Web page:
Angie of office 93

She works in office 93,

A third floor view of a parking lot and a tree.

It is nice enough. At least she can see something.

A cold cup of tea upon her desk

A telephone and a computer

Stare her in the eyes

And ask her, ‘what is the point of all this?’

He left her last week, emailed her a note,

‘Get checked,’ it read, ‘I may have given you…’

She shudders.

‘I got it on the night I didn’t come home.’

She thought about the email and sighed.

Now she looked at the cold cup of tea

And dreaded having to get another

She didn’t want to have to talk to anyone.

The street at five was terrible and cold

The clouds hung on the tops of the buildings

And the advertising signs glowed redder than hell.

She let herself into her small cheap room

with no space for a proper kitchen

The bedroom just off the hall.

She puts on some music and cooks some food, enough for two.

At six a knock at the door

And she lets him in; she hasn’t seen him in years.

He was handsome when she knew him in high school

But now he’s turning fat

And his eyes are watery and always red

But she is glad to have company.

They ate in the cold room,

He looked from her hair to her breast.

She watched the clock near the door.

They sat on the bed and turned on the television

And soon he made his move.

She let him go, and he went all the way.

She was awake when he left, but she gave no sign.

He didn’t lock the door.

She turned to the window and looked at the darkness

A glow came from the city ten miles east.

Outside the street lamps glowed,

The man, his clothes wrinkled, his long hair over his ear

Tried to keep out of the puddles.



A life ended in Bower Road

The room is cold,

Shadows hide like devils.

Ben has died and lies in his lounge chair with the television playing still.

 When he was a child, he spent one summertime building a billy-cart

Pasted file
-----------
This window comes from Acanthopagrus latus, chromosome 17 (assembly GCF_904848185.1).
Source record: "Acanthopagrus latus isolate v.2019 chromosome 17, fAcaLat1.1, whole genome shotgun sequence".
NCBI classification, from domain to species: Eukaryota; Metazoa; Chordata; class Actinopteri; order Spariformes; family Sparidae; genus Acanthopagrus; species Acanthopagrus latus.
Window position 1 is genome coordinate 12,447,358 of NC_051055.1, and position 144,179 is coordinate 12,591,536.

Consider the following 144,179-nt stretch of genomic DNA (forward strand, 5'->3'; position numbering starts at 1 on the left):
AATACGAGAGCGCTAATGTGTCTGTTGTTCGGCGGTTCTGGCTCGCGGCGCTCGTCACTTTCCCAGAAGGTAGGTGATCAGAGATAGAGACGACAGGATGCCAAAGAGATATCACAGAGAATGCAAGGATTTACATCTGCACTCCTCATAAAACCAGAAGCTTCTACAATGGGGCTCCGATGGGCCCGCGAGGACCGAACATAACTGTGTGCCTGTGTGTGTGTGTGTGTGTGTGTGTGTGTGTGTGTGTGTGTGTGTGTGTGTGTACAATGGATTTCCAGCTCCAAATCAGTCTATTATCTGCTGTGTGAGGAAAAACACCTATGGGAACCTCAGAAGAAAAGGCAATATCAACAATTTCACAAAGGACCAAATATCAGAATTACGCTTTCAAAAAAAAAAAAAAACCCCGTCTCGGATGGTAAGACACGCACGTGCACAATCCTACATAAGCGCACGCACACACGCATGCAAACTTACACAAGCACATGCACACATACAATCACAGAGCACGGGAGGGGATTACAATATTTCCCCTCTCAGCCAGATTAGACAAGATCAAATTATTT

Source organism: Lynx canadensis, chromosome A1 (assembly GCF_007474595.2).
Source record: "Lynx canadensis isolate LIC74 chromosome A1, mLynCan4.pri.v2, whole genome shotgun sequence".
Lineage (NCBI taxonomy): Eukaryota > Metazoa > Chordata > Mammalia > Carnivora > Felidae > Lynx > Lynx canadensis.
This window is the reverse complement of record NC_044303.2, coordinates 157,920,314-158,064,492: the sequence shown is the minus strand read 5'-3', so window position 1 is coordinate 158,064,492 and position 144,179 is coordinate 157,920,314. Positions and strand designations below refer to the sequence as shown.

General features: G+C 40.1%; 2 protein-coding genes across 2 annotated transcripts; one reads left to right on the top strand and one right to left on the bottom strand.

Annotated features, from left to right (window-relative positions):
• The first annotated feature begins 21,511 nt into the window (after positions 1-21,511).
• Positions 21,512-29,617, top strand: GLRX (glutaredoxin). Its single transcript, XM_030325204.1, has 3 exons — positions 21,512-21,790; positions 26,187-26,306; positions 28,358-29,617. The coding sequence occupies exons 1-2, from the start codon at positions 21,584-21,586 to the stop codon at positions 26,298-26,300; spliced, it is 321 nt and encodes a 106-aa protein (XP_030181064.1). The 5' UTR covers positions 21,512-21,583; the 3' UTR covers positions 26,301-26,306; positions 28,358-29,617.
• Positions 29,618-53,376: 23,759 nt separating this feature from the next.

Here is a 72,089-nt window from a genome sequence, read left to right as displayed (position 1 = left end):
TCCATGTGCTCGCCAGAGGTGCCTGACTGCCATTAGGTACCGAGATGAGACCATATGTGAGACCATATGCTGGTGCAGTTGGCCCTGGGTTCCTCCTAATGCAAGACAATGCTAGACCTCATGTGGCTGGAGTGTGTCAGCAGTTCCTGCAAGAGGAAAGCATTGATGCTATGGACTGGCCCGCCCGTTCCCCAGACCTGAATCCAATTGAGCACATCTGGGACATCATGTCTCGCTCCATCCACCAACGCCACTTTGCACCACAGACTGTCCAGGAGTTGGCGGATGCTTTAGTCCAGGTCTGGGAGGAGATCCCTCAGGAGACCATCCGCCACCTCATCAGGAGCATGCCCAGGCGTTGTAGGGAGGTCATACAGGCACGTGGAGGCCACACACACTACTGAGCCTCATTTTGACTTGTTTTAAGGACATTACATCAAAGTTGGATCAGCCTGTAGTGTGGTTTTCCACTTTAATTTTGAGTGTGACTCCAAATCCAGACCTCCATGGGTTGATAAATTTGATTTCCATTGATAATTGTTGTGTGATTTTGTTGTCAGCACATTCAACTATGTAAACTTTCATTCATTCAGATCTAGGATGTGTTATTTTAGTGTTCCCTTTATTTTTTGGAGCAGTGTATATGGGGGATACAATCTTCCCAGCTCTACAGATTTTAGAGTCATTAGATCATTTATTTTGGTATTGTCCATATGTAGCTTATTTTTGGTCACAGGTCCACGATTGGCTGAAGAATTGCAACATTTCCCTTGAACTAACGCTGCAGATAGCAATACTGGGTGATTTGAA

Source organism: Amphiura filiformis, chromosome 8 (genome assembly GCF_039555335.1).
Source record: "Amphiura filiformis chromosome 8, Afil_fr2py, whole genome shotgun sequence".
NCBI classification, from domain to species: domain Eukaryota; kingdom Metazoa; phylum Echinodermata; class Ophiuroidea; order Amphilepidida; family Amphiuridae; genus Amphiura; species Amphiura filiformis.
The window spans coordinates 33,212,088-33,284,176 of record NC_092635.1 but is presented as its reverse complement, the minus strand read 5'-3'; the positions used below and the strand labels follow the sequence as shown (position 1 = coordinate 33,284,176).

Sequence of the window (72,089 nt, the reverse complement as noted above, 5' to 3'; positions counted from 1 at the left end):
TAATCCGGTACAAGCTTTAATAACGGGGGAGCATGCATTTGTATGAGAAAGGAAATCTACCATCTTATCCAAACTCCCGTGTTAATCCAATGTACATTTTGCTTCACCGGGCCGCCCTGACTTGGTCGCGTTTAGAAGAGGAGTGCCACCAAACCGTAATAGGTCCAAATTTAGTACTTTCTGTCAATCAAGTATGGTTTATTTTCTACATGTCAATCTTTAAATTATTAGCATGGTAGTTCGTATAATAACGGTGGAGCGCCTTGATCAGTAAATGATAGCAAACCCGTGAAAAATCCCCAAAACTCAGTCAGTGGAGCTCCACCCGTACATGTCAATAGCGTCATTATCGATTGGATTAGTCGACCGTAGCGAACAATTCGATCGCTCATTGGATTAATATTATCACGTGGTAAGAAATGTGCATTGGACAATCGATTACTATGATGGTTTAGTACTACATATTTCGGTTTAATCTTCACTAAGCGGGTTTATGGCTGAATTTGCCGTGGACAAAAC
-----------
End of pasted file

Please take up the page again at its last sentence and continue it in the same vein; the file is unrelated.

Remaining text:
And racing it down the hill against his brother

Who didn’t fear the slope

But could not build as well.

 Once a man working for his father

Hanged himself in the shed.

Ben found him in the morning.

The man was well dressed, clean,

But his head was crooked at a strange angle

And a queer look of death pulled at his relaxed face.

Ben never forgot.

 The room is quiet in death,

Paid bills sit in a pile,

Unpaid are clipped to the refrigerator door.

 When Bill married

He cried on his wedding day

And turned his face from his bride, who smiled and touched his face

So gently, so kindly, the world took a breath. A kindness between two people

So gently expressed

And Bill never forgot her kind touch.

 In the kitchen, a chocolate Ben had saved sits still on the bench.

He will never enjoy it now.


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For Stella, who makes the stars fall.

A star fell in the field behind our house

But it fell silently,

Only lighting up the sky for an instant.

I was lucky to have been watching the night

And see the flash come.

I went to see our son

Asleep in his bed

He slept softly, gently, unaware of the universe.

His mother sits reading by a window.

When she was young, she fell in love with a statue of Jesus

In Saint Patricks

She took me to see the church, and I looked at the statue

Jesus stood, thin, melancholy, beautiful.

She told me the story of how she would come and pray

Because she loved his face.

She looks up and smiles at me

And the world spins as if I am drunk in a dream.

I walk out into the night field

And look for the star.

I find a glow in the woods, but as I go there, the light flickers and disappears

Like a fairy, fleeing mortal interference.

I stay a while by the pond, listening to the frogs sing.

The stars, less one, burning and secure in the blue-black sky,

Reflect in the water.


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Below the city clock

She has a dream in her eyes

And heaven in her lips.


Treat her gently

So her love will grow.


The window, wide open